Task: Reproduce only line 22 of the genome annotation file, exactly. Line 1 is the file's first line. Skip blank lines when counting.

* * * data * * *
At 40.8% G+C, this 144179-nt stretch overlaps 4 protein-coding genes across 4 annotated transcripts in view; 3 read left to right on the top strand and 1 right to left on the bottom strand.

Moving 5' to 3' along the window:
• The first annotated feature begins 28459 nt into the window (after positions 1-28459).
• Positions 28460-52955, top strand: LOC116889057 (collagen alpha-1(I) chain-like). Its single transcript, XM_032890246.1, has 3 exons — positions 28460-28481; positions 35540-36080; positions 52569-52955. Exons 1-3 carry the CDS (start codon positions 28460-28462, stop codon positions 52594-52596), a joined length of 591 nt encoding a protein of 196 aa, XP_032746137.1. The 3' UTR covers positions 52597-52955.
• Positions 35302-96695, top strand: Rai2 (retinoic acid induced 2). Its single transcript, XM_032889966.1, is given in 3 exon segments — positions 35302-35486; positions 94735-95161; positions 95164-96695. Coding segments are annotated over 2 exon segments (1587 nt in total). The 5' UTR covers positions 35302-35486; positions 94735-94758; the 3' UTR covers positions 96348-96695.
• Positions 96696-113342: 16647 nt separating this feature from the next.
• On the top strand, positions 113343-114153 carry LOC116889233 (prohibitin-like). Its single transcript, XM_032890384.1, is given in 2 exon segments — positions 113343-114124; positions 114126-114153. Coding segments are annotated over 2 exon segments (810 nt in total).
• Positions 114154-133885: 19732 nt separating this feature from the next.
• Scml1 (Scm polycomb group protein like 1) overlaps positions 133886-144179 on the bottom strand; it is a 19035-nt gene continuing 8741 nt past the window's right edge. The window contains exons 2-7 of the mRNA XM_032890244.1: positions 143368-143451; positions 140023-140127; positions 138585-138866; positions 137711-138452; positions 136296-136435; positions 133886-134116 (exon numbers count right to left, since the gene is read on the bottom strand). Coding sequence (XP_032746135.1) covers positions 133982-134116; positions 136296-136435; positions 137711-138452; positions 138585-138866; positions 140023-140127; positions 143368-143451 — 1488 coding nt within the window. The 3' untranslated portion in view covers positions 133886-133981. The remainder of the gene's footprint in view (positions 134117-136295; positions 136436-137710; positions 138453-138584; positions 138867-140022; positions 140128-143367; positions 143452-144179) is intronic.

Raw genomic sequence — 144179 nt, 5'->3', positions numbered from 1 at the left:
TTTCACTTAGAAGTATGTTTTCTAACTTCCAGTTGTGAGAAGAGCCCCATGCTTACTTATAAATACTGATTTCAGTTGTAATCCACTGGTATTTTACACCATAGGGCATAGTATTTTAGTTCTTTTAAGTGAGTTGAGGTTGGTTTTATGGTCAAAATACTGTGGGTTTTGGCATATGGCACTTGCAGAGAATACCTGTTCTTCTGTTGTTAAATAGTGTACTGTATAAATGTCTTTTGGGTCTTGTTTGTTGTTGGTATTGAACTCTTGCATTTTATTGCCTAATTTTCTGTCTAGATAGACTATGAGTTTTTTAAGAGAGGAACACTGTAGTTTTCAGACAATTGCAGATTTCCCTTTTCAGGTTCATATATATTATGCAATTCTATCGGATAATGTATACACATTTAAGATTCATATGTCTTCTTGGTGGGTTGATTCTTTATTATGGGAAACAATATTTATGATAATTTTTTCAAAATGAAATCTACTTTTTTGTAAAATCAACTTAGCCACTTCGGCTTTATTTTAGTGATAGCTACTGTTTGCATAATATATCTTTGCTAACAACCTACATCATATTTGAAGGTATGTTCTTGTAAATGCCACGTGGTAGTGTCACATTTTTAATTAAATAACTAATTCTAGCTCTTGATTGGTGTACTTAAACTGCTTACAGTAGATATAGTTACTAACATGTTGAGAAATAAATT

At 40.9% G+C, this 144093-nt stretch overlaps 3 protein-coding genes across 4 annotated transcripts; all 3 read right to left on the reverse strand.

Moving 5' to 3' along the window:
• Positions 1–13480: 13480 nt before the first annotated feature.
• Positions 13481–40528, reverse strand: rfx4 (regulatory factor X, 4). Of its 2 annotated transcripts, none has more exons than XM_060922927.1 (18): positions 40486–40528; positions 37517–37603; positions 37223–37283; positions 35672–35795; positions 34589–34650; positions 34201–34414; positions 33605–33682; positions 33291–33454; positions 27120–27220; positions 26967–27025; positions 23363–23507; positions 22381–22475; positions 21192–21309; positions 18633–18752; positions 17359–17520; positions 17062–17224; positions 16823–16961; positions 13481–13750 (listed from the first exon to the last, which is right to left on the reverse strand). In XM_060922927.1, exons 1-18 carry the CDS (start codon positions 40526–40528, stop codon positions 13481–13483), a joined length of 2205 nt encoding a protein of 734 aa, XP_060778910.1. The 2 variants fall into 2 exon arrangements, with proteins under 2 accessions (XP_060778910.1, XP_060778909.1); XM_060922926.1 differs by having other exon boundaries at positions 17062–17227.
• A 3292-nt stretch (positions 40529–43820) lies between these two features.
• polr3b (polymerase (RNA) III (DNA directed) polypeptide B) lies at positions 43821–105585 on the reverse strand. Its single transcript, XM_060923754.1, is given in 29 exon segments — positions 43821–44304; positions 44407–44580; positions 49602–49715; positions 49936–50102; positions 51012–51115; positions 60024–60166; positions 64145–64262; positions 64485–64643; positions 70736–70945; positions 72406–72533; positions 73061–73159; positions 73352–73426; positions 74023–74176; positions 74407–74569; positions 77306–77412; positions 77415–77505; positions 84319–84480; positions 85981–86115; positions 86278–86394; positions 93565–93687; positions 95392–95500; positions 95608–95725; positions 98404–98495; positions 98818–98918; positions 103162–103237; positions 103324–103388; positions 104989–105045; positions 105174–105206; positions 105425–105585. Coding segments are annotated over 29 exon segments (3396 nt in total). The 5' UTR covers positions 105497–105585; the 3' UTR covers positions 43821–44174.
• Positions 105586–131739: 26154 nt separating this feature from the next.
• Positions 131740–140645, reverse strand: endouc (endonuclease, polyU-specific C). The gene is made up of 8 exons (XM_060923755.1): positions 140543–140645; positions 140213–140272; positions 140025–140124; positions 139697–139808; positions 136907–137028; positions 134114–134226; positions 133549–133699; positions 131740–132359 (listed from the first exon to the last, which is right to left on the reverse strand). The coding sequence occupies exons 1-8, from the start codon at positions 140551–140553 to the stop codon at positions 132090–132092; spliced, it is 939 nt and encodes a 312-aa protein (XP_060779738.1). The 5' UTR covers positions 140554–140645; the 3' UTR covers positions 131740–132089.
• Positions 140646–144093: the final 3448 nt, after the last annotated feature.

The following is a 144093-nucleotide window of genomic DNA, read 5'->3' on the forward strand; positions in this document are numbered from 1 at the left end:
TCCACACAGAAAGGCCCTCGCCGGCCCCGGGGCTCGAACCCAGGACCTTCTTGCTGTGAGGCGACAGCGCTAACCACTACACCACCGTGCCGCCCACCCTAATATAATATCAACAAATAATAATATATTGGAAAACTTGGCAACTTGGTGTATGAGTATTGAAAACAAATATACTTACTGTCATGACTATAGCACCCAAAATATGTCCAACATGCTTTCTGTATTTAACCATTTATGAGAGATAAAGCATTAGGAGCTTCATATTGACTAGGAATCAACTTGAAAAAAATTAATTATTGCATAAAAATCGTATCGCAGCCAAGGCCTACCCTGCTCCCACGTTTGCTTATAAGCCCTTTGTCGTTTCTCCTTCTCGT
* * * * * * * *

TCCACACAGAAAGGCCCTCGCCGGCCCCGGGGCTCGAACCCAGGACCTTCTTGCTGTGAGGCGACAGCGCTAACCACTACACCACCGTGCCGCCCACCCTAATATAATATCAACAAATAATAATATATTGGAAAACTTGGCAACTTGGTGTATGAGTATTGAAAACAAATATACTTACTGTCATGACTATAGCACCCAAAATATGTCCAACATGCTTTCTGTATTTAACCATTTATGAGAGATAAAGCATTAGGAGCTTCATATTGACTAGGAATCAACTTGAAAAAAATTAATTATTGCATAAAAATCGTATCGCAGCCAAGGCCTACCCTGCTCCCACGTTTGCTTATAAGCCCTTTGTCGTTTCTCCTTCTCGT